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Brain Res. 1995 Oct 9;695(1):45-52.

The molecular switch hypothesis fails to explain the inconsistent effects of the metabotropic glutamate receptor antagonist MCPG on long-term potentiation.

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Department of Physiology, UCLA School of Medicine 90024, USA.


In the CA1 region of the hippocampus, the induction of long-term potentiation (LTP) appears to be controlled by a switch-like biochemical process that is persistently activated following metabotropic glutamate receptor (mGLUR) activation. However, the mGLUR antagonist (RS)-alpha-methyl-4-carboxyphenylglycine (MCPG) does not consistently block the induction of LTP, perhaps because the experimental conditions used by some investigators inadvertently activate this 'molecular switch', thereby fulfilling the requirement for mGLUR activation and rendering LTP insensitive to the effects of mGLUR antagonists. In mouse hippocampal slices we observed that MCPG does not block LTP induced by high-frequency stimulation, Moreover, stimulation protocols designed to deactivate an inadvertently activated molecular switch had no effect on the inability of MCPG to block LTP. MCPG (through a switch-independent mechanism) did inhibit the induction of LTP by a weak induction protocol. Our results thus suggest that MCPT-sensitive mGLURs are not required for the induction of LTP and that a mLGUR-activated 'molecular switch' does not explain the inconsistent effects of MCPG on LTP. Instead, MCPG-sensitive mGLURs may have a modulatory role in the induction of LTP that is most evident when LTP is induced by near threshold patterns of synaptic stimulation.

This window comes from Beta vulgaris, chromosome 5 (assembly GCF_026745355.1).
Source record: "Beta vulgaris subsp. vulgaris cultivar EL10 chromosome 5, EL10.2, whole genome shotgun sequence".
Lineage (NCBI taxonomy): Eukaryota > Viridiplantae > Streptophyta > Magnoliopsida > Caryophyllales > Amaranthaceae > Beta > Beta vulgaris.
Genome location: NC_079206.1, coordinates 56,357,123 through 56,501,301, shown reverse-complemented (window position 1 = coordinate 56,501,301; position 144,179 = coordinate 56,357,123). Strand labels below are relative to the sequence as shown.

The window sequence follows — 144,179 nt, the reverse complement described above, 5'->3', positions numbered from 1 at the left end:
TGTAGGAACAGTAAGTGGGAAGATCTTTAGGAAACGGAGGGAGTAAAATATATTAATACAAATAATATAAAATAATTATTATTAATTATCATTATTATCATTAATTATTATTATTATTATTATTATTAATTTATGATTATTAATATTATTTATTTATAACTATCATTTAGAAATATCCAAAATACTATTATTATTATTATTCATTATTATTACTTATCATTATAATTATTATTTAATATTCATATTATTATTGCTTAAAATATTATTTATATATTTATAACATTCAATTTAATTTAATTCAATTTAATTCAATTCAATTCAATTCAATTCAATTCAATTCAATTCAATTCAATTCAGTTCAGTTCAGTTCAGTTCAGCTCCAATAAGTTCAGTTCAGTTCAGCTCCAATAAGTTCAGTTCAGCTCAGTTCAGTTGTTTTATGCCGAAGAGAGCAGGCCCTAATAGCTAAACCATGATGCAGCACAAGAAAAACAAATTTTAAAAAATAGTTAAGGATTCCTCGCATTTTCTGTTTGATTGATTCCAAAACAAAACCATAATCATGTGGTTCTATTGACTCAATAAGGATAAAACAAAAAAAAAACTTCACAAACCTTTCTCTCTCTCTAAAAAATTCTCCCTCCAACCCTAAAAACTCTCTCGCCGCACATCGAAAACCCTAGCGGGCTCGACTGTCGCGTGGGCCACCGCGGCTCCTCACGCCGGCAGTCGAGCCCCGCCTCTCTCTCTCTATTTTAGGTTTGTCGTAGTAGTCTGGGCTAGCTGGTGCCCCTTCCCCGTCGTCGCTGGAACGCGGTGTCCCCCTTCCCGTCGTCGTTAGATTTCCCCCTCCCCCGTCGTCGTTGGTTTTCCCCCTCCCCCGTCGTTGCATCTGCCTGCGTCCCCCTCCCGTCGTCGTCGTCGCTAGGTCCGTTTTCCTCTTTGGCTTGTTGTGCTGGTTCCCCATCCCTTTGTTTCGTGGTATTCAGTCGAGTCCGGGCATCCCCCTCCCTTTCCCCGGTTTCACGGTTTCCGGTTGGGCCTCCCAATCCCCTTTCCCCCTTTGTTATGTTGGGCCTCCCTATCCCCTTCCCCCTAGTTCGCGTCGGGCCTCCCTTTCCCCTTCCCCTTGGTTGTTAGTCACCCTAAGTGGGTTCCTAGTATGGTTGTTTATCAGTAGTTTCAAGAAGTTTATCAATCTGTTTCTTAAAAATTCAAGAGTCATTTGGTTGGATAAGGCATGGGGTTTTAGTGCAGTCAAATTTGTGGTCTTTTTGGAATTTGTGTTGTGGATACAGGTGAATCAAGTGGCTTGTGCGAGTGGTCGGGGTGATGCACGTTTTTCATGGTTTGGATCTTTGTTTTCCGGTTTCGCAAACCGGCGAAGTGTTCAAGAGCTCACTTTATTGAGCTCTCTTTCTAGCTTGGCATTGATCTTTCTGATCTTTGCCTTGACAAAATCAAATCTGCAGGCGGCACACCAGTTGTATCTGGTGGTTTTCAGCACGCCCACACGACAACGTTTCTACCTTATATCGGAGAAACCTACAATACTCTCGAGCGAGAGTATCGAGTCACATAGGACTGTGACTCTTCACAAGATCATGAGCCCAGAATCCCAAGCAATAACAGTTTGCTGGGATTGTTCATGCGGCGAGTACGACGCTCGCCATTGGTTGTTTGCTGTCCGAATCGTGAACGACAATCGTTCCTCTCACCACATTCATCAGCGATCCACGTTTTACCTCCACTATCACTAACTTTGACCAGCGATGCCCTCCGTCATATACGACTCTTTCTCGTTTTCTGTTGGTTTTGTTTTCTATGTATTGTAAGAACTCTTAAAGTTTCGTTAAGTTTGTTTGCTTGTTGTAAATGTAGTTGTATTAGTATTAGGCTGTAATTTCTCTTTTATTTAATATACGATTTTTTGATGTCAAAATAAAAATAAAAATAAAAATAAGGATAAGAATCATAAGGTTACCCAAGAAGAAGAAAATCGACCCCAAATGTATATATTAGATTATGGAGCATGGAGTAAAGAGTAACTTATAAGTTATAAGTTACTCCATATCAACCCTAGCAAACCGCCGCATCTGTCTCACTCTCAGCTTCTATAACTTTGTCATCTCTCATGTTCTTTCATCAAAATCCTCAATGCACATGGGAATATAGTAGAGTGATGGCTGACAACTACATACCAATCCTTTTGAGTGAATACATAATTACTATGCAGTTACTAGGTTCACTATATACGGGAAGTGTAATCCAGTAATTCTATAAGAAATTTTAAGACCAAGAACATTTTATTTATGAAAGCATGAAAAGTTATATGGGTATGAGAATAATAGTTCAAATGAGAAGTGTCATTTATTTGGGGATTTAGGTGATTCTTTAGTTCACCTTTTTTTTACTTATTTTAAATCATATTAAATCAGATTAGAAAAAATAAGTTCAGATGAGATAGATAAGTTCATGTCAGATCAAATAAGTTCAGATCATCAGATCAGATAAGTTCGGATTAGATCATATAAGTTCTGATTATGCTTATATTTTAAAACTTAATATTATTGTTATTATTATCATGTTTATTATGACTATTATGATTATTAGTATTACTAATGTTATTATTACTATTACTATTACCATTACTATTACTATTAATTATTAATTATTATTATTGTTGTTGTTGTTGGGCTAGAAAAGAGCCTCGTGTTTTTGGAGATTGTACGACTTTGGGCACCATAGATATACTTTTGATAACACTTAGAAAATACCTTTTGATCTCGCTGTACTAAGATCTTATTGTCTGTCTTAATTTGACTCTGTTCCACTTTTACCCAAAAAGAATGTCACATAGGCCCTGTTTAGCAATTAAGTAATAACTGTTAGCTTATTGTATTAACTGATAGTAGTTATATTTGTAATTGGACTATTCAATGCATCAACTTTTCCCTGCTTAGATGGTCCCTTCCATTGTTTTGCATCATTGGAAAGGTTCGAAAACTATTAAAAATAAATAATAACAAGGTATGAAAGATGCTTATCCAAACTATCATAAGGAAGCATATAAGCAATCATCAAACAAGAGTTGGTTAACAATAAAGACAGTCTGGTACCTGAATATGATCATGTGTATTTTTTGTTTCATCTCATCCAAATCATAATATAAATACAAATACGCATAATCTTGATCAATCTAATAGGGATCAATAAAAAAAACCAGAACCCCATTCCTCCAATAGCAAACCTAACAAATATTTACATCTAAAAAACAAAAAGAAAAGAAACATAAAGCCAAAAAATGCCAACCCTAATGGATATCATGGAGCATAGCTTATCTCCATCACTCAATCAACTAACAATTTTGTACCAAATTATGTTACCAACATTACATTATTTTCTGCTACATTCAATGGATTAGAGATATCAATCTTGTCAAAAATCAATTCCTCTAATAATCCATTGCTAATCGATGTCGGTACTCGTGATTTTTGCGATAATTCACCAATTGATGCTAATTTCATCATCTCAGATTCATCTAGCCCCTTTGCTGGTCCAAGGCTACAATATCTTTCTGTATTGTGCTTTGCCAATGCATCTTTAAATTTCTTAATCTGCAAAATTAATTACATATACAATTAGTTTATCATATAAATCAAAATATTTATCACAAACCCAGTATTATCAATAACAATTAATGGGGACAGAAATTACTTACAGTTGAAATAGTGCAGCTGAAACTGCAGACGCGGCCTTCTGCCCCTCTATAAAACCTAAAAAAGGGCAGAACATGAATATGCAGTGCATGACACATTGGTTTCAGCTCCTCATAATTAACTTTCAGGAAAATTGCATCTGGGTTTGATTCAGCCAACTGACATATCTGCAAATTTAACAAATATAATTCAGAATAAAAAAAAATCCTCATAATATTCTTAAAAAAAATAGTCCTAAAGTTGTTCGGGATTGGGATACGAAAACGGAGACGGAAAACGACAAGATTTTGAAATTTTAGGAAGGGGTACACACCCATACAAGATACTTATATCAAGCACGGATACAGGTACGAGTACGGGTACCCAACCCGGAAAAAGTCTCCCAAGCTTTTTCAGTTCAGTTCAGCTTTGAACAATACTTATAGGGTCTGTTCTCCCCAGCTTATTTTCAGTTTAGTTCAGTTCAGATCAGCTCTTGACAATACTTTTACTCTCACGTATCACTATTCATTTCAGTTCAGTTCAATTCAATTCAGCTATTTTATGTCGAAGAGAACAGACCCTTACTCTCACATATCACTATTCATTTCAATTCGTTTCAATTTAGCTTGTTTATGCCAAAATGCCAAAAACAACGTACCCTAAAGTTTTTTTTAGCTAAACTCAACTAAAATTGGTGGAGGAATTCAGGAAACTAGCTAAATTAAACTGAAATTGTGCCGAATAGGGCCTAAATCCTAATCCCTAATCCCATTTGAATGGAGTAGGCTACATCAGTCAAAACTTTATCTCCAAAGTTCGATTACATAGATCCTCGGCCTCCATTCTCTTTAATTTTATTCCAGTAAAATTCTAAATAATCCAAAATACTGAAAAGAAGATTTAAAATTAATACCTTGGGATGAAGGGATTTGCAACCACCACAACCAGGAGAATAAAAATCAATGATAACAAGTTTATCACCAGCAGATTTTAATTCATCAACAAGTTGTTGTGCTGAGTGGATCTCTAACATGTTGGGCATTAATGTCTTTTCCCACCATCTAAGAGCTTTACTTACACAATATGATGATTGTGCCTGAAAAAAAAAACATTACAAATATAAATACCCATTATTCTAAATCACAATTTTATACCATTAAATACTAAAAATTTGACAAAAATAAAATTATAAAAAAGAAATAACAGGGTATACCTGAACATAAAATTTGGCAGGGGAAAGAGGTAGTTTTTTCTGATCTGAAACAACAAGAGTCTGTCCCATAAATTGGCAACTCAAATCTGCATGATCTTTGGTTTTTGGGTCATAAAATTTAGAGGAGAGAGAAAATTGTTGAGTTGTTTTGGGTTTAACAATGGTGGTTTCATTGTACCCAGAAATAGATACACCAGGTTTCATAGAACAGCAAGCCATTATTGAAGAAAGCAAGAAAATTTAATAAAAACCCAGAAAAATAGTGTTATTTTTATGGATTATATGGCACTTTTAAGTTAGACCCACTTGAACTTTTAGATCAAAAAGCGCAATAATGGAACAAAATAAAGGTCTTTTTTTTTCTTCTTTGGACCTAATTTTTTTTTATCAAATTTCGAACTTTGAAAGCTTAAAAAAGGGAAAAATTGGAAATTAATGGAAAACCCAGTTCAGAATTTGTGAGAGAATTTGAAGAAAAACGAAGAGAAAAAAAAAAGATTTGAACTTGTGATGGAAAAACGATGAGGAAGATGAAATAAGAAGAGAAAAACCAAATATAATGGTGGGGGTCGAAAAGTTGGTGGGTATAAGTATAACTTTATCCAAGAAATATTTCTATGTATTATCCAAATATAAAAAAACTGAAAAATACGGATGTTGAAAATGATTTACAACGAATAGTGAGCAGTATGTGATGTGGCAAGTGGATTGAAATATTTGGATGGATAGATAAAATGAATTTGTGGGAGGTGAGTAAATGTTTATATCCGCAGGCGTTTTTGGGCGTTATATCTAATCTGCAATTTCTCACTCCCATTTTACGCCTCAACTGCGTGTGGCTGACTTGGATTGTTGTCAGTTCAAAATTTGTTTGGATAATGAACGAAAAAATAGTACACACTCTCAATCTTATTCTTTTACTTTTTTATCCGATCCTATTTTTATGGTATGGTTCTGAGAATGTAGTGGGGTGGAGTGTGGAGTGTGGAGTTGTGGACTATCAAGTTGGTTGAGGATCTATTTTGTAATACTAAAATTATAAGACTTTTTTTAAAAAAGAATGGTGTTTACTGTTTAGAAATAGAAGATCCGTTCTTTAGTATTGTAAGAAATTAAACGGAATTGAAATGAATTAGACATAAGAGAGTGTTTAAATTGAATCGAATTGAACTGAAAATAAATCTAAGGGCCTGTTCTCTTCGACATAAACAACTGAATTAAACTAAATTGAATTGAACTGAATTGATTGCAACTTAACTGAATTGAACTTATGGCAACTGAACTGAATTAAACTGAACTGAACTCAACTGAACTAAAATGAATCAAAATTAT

[Indexed for MEDLINE]

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